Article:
AJ

UPDATE: In case you were wondering how all the EU’s filth loot would be apportioned…

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Tyranny of the NIMBYs

First they came for the motor racing, but you didn’t speak out, because you weren’t a motor racing enthusiast.

Then they came for the chiiiiilldreeeen’s playtime. You’re fucking paying attention now, aren’t you?

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A school has reluctantly banned hard-ball games and reduced pupil numbers in outdoor breaks after neighbours complained about "excessive" noise.

Boisterous children have played in the grounds of Barlby primary school, near Selby in North Yorkshire, for more than a century, but governors say that modern legislation has forced the move.

Three nearby residents have complained repeatedly to Selby district council, and the school feared that a noise abatement order might follow, imposing more severe restrictions.

Well, look. I don’t have kids. Hell, I can’t even stand the grotty little sods. But I’m speaking out. Do you see?

Three people – fucking three! – complained about the noise of children playing. In a school playground. That’s been a school playground for more than 100 years.

And the school has to roll over because of stupid NIMBY-loving laws – probably brought in by Labour, but the other lot are just as big a bunch of cunts, so it’s a moot point.

Or perhaps the school could have had more robust legal advice? And just who are these three people who seem to be able to make the world bend their will? What is it I should know?

AJ

Graduate tax ruled out – surcharges and levies ruled in.

This is really very tiresome semantic bullshit.

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Sounds reasonable on the face of it, doesn’t it?

Addressing senior vice-chancellors, he ruled out imposing a “full-blown graduate tax” after admitting it could drive top students overseas.

Well, that’s a relief. Because punit.. oh wait..

But he said the Government was investigating the possibly of a “progressive” funding system in which students take out loans to cover higher fees – and wealthier graduates pay them back at a more expensive rate.

Analysts have suggested that graduates with the largest salaries could pay for an extra two years or face stiffer charges than those on low incomes.

What. The. Fuck?

Can someone please explain to Mr “two brains” Willets that graduates with the largest salaries ALREADY PAY THE MOST TAX…. at 40% or even 50%. They and their employers also play more National Insurance contributions.

Out of their take home pay, they will pay out more VAT, fuel tax, alcohol tax and, perish the thought that even smart people sometimes like to smoke, tobacco tax.

And, as for ‘ruling out a full-blown graduate tax’… if it looks like a graduate tax and it quacks like a graduate tax, it’s a fucking graduate tax.

The inevitable unintended consequences will depend on the small print, but consider this: In the current jobs climate, a chap could easily come to the conclusion that going back to university for the final year of a bachelors degree would open him up to punitive costs that he’d avoid by quitting, with little or no downside, when you consider how worthless most 1st degrees are these days.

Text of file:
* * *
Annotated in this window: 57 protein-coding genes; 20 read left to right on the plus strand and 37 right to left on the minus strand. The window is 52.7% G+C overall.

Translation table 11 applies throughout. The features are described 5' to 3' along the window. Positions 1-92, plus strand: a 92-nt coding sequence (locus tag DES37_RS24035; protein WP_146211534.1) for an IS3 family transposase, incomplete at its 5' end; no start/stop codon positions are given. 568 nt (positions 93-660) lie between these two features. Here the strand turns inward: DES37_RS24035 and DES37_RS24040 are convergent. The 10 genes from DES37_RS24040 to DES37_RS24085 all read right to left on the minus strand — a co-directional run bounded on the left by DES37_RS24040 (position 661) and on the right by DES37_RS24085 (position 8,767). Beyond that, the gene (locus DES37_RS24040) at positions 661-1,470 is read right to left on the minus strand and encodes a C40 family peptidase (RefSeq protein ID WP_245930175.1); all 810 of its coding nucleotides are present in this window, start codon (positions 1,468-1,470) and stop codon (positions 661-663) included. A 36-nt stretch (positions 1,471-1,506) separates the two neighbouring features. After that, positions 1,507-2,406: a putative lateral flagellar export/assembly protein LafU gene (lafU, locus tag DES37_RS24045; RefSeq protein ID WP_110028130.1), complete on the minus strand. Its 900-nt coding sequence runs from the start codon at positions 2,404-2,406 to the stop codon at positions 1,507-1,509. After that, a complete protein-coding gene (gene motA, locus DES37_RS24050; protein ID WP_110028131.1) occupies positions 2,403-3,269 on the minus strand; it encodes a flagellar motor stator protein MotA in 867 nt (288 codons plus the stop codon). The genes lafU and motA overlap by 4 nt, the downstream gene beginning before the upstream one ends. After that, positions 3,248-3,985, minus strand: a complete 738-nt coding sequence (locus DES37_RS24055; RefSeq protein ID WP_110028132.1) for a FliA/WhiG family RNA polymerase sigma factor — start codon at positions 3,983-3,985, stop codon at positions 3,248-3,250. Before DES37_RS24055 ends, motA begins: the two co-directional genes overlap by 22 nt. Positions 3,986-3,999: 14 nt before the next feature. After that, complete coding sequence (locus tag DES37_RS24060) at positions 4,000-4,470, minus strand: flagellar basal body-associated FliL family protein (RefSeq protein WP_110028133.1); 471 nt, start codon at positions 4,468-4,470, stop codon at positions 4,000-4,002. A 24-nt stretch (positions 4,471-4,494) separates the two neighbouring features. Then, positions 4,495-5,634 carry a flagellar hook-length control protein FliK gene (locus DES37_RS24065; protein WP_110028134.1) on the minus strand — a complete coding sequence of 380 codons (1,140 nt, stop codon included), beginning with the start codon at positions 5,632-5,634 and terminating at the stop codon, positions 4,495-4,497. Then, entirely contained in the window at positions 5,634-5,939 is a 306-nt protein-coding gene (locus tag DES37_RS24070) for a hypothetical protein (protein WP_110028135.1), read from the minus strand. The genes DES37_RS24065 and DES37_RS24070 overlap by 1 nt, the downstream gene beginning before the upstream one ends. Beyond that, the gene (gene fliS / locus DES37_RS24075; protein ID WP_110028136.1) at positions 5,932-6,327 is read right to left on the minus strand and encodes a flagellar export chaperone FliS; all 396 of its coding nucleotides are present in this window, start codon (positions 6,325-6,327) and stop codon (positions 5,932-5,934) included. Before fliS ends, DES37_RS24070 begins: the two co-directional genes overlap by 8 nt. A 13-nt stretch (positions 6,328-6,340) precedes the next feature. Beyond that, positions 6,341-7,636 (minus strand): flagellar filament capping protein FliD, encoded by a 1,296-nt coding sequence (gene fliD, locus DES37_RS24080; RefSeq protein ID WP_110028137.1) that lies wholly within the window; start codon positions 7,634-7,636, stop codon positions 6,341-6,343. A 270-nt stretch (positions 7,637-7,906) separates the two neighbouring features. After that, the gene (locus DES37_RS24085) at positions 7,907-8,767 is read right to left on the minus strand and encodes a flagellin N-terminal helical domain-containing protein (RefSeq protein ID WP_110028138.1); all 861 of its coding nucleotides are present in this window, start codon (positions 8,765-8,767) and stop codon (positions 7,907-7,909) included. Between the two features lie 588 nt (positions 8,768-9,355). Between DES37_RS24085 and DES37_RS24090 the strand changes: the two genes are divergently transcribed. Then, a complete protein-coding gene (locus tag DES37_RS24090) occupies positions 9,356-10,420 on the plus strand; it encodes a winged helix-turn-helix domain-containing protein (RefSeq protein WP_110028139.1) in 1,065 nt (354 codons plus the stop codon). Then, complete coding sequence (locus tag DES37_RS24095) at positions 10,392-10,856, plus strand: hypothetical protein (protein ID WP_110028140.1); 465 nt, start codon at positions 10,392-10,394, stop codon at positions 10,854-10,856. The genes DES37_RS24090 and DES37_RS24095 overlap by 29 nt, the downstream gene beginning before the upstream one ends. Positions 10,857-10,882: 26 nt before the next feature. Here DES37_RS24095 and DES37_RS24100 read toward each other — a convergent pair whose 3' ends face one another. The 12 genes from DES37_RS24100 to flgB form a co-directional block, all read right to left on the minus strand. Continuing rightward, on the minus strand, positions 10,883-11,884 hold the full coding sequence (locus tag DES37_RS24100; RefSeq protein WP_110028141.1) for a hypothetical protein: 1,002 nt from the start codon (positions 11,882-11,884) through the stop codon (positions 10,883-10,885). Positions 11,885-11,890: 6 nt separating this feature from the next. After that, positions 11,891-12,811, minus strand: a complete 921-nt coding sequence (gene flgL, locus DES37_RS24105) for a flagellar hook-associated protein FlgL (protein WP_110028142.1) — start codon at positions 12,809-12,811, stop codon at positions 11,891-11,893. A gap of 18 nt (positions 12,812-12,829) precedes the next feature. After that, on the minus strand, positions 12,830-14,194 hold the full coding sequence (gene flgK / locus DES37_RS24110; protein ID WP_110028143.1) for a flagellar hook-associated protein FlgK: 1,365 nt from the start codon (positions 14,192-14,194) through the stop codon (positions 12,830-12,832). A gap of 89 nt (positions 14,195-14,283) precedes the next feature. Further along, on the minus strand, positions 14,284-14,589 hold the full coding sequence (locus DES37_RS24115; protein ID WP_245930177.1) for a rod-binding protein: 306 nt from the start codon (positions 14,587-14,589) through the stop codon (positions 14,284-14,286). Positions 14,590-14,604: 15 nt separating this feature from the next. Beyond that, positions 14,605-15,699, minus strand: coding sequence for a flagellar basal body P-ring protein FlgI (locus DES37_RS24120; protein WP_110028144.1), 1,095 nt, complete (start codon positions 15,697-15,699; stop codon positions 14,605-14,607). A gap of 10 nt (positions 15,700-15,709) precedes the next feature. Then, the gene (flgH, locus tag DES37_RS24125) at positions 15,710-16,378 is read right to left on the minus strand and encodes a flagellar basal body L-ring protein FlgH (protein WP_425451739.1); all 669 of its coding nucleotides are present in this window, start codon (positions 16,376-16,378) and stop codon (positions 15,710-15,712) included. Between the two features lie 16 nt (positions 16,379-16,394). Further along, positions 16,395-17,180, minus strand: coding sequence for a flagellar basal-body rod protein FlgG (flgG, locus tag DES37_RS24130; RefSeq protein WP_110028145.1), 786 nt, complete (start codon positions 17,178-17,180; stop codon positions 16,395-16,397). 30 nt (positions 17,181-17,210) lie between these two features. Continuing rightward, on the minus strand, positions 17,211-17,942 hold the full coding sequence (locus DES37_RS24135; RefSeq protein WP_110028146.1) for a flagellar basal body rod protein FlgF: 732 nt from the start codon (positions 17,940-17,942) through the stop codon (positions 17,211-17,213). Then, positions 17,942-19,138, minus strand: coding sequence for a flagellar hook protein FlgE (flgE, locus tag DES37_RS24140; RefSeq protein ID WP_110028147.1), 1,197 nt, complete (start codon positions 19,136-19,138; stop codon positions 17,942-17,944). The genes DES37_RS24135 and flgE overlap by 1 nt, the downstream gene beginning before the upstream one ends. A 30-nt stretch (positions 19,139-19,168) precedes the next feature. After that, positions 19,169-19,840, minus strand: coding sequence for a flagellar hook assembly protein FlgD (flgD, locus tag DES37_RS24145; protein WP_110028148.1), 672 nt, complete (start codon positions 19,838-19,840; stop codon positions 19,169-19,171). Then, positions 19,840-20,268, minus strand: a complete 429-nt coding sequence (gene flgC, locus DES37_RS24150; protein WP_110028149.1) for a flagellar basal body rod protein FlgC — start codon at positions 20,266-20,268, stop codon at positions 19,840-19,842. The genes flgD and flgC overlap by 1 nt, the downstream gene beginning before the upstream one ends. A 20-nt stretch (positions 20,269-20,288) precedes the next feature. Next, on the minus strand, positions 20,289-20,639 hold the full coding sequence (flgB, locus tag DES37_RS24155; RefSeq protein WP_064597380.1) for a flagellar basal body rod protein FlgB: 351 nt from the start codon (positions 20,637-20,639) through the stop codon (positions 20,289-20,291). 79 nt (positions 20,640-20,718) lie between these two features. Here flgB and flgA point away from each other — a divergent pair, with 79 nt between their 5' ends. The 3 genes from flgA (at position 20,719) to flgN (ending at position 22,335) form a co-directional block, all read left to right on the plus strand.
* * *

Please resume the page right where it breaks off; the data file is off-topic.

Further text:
He may initially find it harder to get his foot on the career ladder, but he’ll be 12-24 months ahead of the fools who stayed on and finished their course, possibly emerging with a Desmond or a Douglas.

Same shit, different puppets.

AJ

In case you had forgotten about HMRC data (in)competence

From 2007:

Two computer discs holding the personal details of all families in the UK with a child under 16 have gone missing.

The Child Benefit data on them includes name, address, date of birth, National Insurance number and, where relevant, bank details of 25 million people.

25 million people.

Shall we paraphrase for the future?

From 2012:

Two computer discs holding the personal details of all PAYE taxpayers in the UK have gone missing.

The data on them includes name, address, date of birth, National Insurance number and, where relevant, employers, salaries and bank details of 25 million people.

The important additional element is, of course, that you’ll be able to download a file from the internet (or query a search engine), to get details of how much EVERYONE earns and where they earn it.

Your can find out the salary of your ex, your kids, your parents, the people next door, your boss, your next date, the guy who’s selling you a car, that lazy sod who has the same job title as you but does half the work.

Are you comfortable with that? That your ex, your kids, your parents, the people next door, your boss, your next date, the guy who’s selling you a car, that lazy sod who has the same job title as you, will all know precisely how much you earn?

Unlucky enough to end up in the papers? if it’s in the public domain, however that maybe, the information will be reported by someone, whether it’s a blogger or journalist.

Take comfort though, because back in 2007,

The Conservatives described the incident as a "catastrophic" failure.

So I think we’re safe. Oh yes. No doubt in my mind.

AJ

This is just getting fucking tiresome now.

Sort this out, Eric Pickles you Happy Shopper Peter Griffin-lookalike.

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It had been thought plans for workplace parking levies would be abandoned after ministers declared an end to the "war on motorists" within days of the Coalition’s formation.

Yeah – I think we already realised Philip Hammond was taking the piss out of us.